Another tip is to follow the example of established software companies: Blackbaud, for instance, provides admins the ability to create roles with granular permissions, so that each user can be given precisely the permissions they need, and no more. 

Test in a Safe Environment 

Low-code development can be incredibly fast. It’s feasible that someone at the organization can have an idea for an application and have it created and ready to use within the same day. While this is an exciting prospect, the application needs to be tested in a safe environment that does not contain real live data. Even fully trained professional developers can make mistakes. This is why before code is released into production, it goes through a process involving code reviews by other developers, as well as automated tests to ensure the code is valid. 

Most nonprofit organizations won’t have a mature software development testing and release process, and even if they do, it’s possible that the low-coder isn’t aware of the process. Therefore, it’s important to test all low-code applications in an environment separate from the production environment. 

For developers using SKY API, Blackbaud provides a shared test environment that enables them to get started testing their applications using dummy data. Only when the application has been tested and verified to meet the business needs of the user—and can function at scale—should it be considered for use in the production environment. 

Create a Low-Code Center of Excellence 

One of the many benefits of low-code development is that it empowers any user to act on their ideas to create applications and deploy them very rapidly. However, this is also one of the glaring problems with low-code development. Just because anyone can create applications, does not mean that they should.

What are the risks of launching projects developed by an inexperienced low-coder?

A low-code app builder with no security training or development experience can put data at risk if appropriate safeguards are not in place. They might lack the knowledge to safely request and store data (for example, asking for highly sensitive information in a form and storing it in a plain-text format rather than an encrypted format). 

To give the organization more visibility and oversight into applications being developed by low-coders and how data will be accessed, you should create a Center of Excellence (CoE). Here’s how Microsoft sees it:

A Center of Excellence in an organization drives innovation and improvement and brings together like-minded people with similar business goals to share knowledge and success, while at the same time providing standards, consistency, and governance to the organization.”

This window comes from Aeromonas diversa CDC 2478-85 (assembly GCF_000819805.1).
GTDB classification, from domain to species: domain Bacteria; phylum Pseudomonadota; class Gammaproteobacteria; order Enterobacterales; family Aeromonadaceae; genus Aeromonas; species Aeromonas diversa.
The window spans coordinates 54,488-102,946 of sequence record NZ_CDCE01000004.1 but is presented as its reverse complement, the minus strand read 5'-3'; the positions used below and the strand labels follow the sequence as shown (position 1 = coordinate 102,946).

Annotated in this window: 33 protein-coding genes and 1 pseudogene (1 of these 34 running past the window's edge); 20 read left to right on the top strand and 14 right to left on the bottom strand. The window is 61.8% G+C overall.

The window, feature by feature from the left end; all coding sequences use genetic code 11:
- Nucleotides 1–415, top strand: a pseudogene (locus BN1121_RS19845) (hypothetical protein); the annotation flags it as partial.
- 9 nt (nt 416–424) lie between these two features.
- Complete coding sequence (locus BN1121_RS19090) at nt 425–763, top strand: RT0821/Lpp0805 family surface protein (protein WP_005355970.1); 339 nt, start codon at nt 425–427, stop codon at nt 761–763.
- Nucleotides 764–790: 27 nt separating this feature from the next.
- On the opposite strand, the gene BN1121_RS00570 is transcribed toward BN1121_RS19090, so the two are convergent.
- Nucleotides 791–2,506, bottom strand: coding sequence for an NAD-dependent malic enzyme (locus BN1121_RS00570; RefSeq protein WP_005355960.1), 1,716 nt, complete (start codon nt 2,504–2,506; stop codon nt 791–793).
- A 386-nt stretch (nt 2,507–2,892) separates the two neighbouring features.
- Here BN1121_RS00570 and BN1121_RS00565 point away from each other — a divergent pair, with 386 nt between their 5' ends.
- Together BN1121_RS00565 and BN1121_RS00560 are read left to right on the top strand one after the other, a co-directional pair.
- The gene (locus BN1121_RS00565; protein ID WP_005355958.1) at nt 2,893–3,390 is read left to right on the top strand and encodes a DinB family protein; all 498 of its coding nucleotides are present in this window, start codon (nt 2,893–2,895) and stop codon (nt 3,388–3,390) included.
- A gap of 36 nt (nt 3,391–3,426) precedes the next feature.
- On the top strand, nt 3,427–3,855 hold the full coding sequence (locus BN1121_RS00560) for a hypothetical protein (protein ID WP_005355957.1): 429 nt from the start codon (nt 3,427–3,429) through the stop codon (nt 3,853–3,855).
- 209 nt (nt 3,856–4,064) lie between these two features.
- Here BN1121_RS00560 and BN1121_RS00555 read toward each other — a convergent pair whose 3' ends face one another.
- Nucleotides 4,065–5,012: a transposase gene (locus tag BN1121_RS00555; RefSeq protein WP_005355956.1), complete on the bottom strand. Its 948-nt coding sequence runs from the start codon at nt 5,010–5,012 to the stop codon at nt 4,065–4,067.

The CoE should include members from the IT or cybersecurity teams responsible for the organization’s technical infrastructure, so they can approve the use of systems and monitor how data is being transported and stored. 

Want to learn more? The Microsoft Power Platform provides a CoE Starter Kit.

Kill Your “Zombie” Apps 

This last suggestion is a sleeper tip since it is so important but often overlooked. With more people in the organization able to create applications, there will be more applications created. Not every application will be a hit. In fact, creating an application that becomes widely adopted and provides long-term value is no easy feat. Even if you have deep resources to do up-front research, discovery and design, projects can fail. The reasons? Could be the right app but at the wrong time. Maybe the organization was not prepared for change, or interdepartmental politics created roadblocks.  

Whatever the cause, your organization wants to avoid a stockpile of “zombie apps” that could increase your risk exposure and create an incident. Apps can become zombies when they are not maintained or monitored, and provide no real value, yet are still authorized to access production data.

A common scenario is when there is staff turnover, and nobody is aware that the app even exists (lack of visibility and a governing team). Make sure you have a process for identifying when applications are no longer needed and a plan for the end of the app’s lifecycle. If they no longer provide value, archive or delete them.

What Next? 

The low-code revolution is one of the most exciting movements in tech. And it’s building momentum. I truly believe that low-code platforms will be the way most organizations will experience bleeding-edge innovations emerging in the decades to come. 

As you jump into low-code development, I hope you’ll keep the five tips in this article top of mind before you dive in too deep.

If I could suggest only one additional resource, I would pick the OWASP Low-Code/No-Code Top 10. A globally recognized authority on web application security, OWASP (Open Web Application Security Project) provides guidelines for professional software development and has responded to the growing need for security guidance for low-code platforms.